Bovine milk IgG, the major xenogeneic immunoglobulin found in the human diet (often 500 mg/day), is sometimes significantly absorbed in humans and selectively found in human breast milk. Bovine milk IgG has an unusual specificity pattern for some human FcGamma receptors and has immunomodulatory properties in vitro. Our major aim is to test a hypothesis (consistent with epidemiologic data) that dietary bovine IgG, possibly in conjunction with human antibodies, may significantly influence human responses in vivo and may play a role in the pathogenesis of some human immunologic diseases. We plan: (1) To study mechanisms by which bovine milk IgG inhibits antibody secretion from pokeweed mitogen stimulated human peripheral blood mononuclear cells in vitro, and B cell maturation pathway sites of inhibition. Human mononuclear cells will be cultured with bovine IgG preparations to characterize the subclass region, and aggregate size of IgG and the cell types involved in the observed inhibition. To evaluate effects of bovine IgG on spontaneous antibody secretion, mitogenesis, MLR, and cytotoxicity. (2) To examine bovine milk IgG inhibition of mouse plaque-forming cell (PFC) responses in vitro with studies not possible in the human system. To evaluate effects of in vivo and in vitro exposure of mouse cells on LPS-induced and antigen-specific PFC responses, to compare inhibitory effects of bovine, human and mouse IgG subclasses, to examine mechanisms of inhibition and possible suppressor cells and/or factors. (3) To measure bovine IgG levels and molecular size of bovine IgG-containing fractions in human breast milk in mothers of normal infants and mothers of infants with colic. To study proteolysis, absorption, cellular association, transplacental and transmammary passage, and serum half-life of bovine IgG in humans and animal models. (4) To determine whether bovine IgG exposures, serum levels of bovine IgG, or antibodies to bovine IgG are related to the occurrence and severity of infantile colic, of eosinophilic gastroenteritis, and, in preliminary studies, of ulcerative colitis.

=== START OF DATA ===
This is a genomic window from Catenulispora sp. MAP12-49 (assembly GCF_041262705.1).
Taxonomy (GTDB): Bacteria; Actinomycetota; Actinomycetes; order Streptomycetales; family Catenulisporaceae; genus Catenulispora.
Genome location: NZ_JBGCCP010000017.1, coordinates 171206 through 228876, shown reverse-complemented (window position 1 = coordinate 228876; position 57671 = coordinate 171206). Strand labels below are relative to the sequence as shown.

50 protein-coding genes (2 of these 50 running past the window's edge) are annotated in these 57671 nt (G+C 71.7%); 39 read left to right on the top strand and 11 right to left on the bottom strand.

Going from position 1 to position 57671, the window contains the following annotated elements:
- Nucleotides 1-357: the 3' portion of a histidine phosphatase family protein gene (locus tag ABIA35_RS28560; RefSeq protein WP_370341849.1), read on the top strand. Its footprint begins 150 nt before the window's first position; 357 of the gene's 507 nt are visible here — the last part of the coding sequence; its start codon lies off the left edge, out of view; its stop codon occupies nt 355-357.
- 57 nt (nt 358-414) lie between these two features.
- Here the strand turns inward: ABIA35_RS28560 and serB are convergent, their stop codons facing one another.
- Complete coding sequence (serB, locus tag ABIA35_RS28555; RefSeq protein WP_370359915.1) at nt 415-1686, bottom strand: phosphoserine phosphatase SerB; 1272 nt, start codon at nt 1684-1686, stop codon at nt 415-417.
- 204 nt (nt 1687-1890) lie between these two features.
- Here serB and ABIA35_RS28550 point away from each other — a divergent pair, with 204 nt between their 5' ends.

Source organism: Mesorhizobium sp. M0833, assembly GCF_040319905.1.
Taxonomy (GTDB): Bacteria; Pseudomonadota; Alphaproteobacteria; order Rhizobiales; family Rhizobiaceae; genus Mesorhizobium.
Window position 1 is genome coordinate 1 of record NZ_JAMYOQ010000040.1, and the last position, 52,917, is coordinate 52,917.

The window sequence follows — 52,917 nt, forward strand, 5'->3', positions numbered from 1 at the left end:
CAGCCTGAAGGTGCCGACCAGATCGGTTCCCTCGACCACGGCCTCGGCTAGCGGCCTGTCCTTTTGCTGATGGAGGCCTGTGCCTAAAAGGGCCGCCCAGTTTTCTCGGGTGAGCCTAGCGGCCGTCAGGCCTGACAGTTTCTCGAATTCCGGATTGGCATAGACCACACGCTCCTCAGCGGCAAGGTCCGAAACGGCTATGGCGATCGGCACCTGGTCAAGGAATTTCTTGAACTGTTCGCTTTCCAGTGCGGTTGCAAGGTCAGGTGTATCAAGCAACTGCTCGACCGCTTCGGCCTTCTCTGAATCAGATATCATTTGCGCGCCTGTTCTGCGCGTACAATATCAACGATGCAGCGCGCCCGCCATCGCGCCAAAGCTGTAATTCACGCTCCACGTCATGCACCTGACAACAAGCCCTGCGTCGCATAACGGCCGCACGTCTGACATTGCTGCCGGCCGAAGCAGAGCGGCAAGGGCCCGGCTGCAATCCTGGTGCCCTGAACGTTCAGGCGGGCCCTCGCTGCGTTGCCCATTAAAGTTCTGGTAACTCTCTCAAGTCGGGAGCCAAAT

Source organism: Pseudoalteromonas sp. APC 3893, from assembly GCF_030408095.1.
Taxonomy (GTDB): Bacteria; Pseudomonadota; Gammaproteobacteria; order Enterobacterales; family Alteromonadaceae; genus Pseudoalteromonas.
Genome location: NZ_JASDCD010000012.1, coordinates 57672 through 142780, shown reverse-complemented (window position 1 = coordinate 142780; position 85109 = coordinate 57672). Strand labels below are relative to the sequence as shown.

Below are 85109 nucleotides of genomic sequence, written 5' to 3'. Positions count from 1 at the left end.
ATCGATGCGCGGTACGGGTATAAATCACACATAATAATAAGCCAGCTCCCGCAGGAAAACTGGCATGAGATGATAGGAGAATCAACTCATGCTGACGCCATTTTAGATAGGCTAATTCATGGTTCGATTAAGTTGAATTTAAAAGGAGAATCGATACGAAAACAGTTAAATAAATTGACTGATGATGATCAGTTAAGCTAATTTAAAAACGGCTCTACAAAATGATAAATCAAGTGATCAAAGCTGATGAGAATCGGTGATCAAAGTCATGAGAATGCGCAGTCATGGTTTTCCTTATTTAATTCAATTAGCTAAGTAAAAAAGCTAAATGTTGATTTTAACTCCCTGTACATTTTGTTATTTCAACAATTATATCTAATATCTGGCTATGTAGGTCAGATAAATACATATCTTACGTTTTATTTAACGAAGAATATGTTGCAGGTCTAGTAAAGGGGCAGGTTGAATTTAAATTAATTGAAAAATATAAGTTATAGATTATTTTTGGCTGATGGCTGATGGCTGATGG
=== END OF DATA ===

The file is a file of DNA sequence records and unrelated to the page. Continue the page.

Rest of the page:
These aims will further our long term objectives: (1) Studying regulation of immune responses by IgG via FcGammaR, esp. the effects of bovine IgG from dietary sources on human immune responses in vitro and in vivo. (2) Examine potential roles of bovine IgG and of human immune responses to it in the pathogenesis of infantile colic, eosinophilic gastroenteritis, and ulcerative colitis.
|Clyne, P S; Kulczycki Jr, A (1991) Human breast milk contains bovine IgG. Relationship to infant colic? Pediatrics 87:439-44|
|Kulczycki Jr, A; Webber, J; Soares, H A et al. (1990) Genomic organization of mouse Fc gamma receptor genes. Proc Natl Acad Sci U S A 87:2856-60|